RCB Chris Gayle Tillakaratne Dilshan
RCB opener Chris Gayle ceberates after completing his century in just 30 balls against the Pune Warriors in their IPL 2013 matchPrashant Bhoot/IPL/SPORTZPICS

A storm threatened to ruin the IPL 2013 game between the Royal Challengers Bangalore and the Pune Warriors, leading to a slight halt early on, but once Gaylestorm decided to take charge, even Mother Nature had to take a backseat.

A day after Shane Watson scored the first century of IPL 2013, Chris Gayle just made that innings look like an atttritional club game innings, as the RCB opener blitzed Pune Warriors for 175 runs in just 66 balls, leading his side to a 130-run victory.

The innings included - take a breath - 17 sixes and 13 fours, as Gayle broke the record for the highest T20 score -- beating the one scored by Brendon McCullum in the same ground in the inaugural match of the IPL.

The record for the most sixes in an innings was also broken along with the quickest ever hundred, which he reached in 30 balls.

RCB finished on a massive 263 for five in 20 overs, with Pune Warriors managing only 133 for nine. The home side stormed to the top of the table with the victory, having won six of their eight matches to garner 12 points. Pune have the exact opposite record, with six losses and just two wins in eight.

The chase was never on really, as Robin Uthappa fell for a duck off the second ball, with RCB picking up wickets in regular intervals.

The likes of Aaron Finch, Yuvraj Singh, Luke Wright, Mitchell Marsh and Steven Smith, who top scored with 41 (31b, 6x4), gave it a good go, but the total was well beyond them as RCB continued their unbeaten run at home, making it six wins out of six, with Gayle picking up a couple of wickets in the last over - just because he can.

Earlier, it was just one man, and boy was it worth a watch. Gayle just ruthlessly smoked the Pune Warriors -- it was a massacre that would have made even the big West Indian himself wonder if he was being too cruel.

There is a standard of strike rate in the IPL and T20 cricket which is considered brilliant. If you are anywhere around the 200 mark, and have scored anywhere above 30 runs, it's quite an awesome innings.

So what do you say to a batsman who has scored 175 runs at a strike rate of 265.15?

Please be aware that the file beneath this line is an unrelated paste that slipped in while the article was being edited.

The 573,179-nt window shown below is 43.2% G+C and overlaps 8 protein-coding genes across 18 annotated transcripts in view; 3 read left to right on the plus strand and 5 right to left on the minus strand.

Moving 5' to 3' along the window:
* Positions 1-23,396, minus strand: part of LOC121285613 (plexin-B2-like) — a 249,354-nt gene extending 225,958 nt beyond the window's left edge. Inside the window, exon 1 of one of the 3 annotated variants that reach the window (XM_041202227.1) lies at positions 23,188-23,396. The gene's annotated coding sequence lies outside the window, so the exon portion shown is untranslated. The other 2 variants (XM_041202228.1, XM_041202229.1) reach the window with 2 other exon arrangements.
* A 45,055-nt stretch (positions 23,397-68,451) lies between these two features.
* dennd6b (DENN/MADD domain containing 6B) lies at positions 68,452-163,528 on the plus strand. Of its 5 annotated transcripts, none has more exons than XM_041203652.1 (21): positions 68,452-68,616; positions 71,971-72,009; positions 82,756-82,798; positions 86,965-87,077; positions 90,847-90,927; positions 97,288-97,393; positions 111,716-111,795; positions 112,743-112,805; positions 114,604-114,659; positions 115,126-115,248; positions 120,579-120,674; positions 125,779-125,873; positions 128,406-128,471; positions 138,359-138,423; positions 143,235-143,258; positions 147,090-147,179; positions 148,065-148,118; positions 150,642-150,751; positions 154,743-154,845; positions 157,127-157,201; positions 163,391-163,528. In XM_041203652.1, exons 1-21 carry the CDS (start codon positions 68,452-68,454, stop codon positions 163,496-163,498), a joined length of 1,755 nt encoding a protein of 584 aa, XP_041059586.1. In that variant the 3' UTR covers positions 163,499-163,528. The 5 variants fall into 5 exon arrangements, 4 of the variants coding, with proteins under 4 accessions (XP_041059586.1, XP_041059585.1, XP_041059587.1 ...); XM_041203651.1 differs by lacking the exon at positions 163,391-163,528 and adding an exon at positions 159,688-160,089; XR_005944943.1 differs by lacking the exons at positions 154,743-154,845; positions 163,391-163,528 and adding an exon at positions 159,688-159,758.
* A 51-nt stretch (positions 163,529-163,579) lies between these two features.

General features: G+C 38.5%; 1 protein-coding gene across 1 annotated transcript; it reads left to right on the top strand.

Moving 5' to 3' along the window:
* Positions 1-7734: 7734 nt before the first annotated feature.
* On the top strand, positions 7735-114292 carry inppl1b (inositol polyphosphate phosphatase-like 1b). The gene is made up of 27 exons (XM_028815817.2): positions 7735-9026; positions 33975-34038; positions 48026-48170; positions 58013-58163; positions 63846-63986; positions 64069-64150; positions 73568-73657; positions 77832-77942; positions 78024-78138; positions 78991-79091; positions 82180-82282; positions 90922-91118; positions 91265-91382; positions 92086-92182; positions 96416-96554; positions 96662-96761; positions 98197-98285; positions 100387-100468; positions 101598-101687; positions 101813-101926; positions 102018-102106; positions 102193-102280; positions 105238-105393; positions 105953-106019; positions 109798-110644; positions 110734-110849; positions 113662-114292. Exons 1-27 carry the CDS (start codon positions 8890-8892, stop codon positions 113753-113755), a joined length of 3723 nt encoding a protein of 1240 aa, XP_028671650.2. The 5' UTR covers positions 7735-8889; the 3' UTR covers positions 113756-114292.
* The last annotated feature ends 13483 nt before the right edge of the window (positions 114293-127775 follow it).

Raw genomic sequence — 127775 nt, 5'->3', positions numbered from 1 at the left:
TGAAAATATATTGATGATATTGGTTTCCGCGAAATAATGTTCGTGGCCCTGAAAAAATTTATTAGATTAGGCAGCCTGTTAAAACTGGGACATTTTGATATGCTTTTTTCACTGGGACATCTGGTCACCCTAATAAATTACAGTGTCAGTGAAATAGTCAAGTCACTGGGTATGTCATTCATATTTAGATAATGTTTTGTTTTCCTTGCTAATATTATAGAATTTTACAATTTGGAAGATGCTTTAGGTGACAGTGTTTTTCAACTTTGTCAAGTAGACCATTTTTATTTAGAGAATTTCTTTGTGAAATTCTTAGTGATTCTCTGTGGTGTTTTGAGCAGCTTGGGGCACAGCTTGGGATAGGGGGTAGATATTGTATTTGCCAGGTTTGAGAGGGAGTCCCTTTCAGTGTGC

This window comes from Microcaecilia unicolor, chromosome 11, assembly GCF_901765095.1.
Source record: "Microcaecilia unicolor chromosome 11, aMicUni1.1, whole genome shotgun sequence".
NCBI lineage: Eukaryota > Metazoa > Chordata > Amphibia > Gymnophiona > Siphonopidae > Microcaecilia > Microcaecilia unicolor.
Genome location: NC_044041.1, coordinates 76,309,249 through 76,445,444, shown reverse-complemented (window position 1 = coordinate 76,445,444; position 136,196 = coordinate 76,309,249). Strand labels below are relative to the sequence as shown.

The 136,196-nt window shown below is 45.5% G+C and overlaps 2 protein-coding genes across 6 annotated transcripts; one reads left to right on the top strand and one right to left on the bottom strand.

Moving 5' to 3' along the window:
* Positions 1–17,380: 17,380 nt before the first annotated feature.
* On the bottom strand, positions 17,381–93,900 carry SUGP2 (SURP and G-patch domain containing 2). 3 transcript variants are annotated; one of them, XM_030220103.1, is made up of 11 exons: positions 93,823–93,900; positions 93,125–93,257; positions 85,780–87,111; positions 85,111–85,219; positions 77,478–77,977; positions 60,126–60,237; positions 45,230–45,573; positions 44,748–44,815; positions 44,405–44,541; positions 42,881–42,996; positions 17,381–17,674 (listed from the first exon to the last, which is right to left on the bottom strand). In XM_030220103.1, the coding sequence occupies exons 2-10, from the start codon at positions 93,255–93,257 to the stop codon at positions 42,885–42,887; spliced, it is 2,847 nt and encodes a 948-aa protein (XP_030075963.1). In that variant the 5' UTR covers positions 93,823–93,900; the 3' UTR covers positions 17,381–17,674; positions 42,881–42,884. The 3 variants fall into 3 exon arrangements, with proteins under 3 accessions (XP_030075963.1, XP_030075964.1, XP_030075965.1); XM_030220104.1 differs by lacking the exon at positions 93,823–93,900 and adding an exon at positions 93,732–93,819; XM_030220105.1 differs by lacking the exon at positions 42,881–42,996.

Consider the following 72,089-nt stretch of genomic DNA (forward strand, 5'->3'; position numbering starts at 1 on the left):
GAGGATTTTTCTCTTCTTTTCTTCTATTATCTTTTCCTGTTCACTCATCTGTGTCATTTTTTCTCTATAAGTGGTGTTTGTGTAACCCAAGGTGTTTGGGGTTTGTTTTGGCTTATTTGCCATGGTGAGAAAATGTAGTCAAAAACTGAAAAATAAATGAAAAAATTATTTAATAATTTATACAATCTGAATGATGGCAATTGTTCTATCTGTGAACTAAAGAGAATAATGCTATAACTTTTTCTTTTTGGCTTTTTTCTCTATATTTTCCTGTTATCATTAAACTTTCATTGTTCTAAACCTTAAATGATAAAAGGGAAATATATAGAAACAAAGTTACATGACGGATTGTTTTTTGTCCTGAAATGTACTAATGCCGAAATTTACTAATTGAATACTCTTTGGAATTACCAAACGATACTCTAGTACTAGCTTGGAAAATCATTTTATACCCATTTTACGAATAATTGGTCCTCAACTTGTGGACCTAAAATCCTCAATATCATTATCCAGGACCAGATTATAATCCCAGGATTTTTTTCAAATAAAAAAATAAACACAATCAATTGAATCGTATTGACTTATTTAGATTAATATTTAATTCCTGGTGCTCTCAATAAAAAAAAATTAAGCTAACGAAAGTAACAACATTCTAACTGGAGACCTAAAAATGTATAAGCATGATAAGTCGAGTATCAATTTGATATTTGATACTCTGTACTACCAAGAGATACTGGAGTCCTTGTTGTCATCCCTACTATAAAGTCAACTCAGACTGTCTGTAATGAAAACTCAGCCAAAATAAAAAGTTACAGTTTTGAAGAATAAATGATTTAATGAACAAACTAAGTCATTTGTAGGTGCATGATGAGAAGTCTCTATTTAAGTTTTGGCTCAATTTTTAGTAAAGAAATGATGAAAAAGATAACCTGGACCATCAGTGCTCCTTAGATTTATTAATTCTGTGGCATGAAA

There are genuinely no words in the dictionary, which can explain Chris Gayle and his art of batting.

In a way the art is quite simple really - the bowler bowls, Gayle swings his bat irrespective of the direction of the delivery, and someone in the crowd or in the streets taking a casual stroll looks to catch the ball.

The first proper assault - which would have left his victim comatose if it happened in real life - came in the fifth over, when Gayle pummelled 28 runs off Mitchell Marsh - an over which included four sixes and a four.

Tillakaratne Dilshan (33, 36b, 5x4) - yes there was a batsman at the other end - believe it or not, was actually struggling, barely able to score at a run a ball.

The seventh over from Ali Murtaza, was dispatched for two sixes and a four, before Gayle hit five consecutive boundaries off Aaron Finch - four maximums and a four.

It was just unfair on Pune really, because there is just no stopping Gayle when he is in this kind of mood. There is no batsman in T20 cricket, other than Gayle, who never looks like getting out even when he is murdering the bowlers off every ball.

In the ninth over, Gayle had reached a hundred off 30 balls - yes, this is not a typo - 30 balls!

Five wickets fell at the other end during the innings, with De Villiers impressing with a quickfire 31 from just eight balls.

Gayle remained unbeaten on 175 (66b, 13x4, 17x6) and Warriors players quickly sprinted back into the pavilion, in case someone decided to call them back again for some reason to face Gayle's wrath for a second time.

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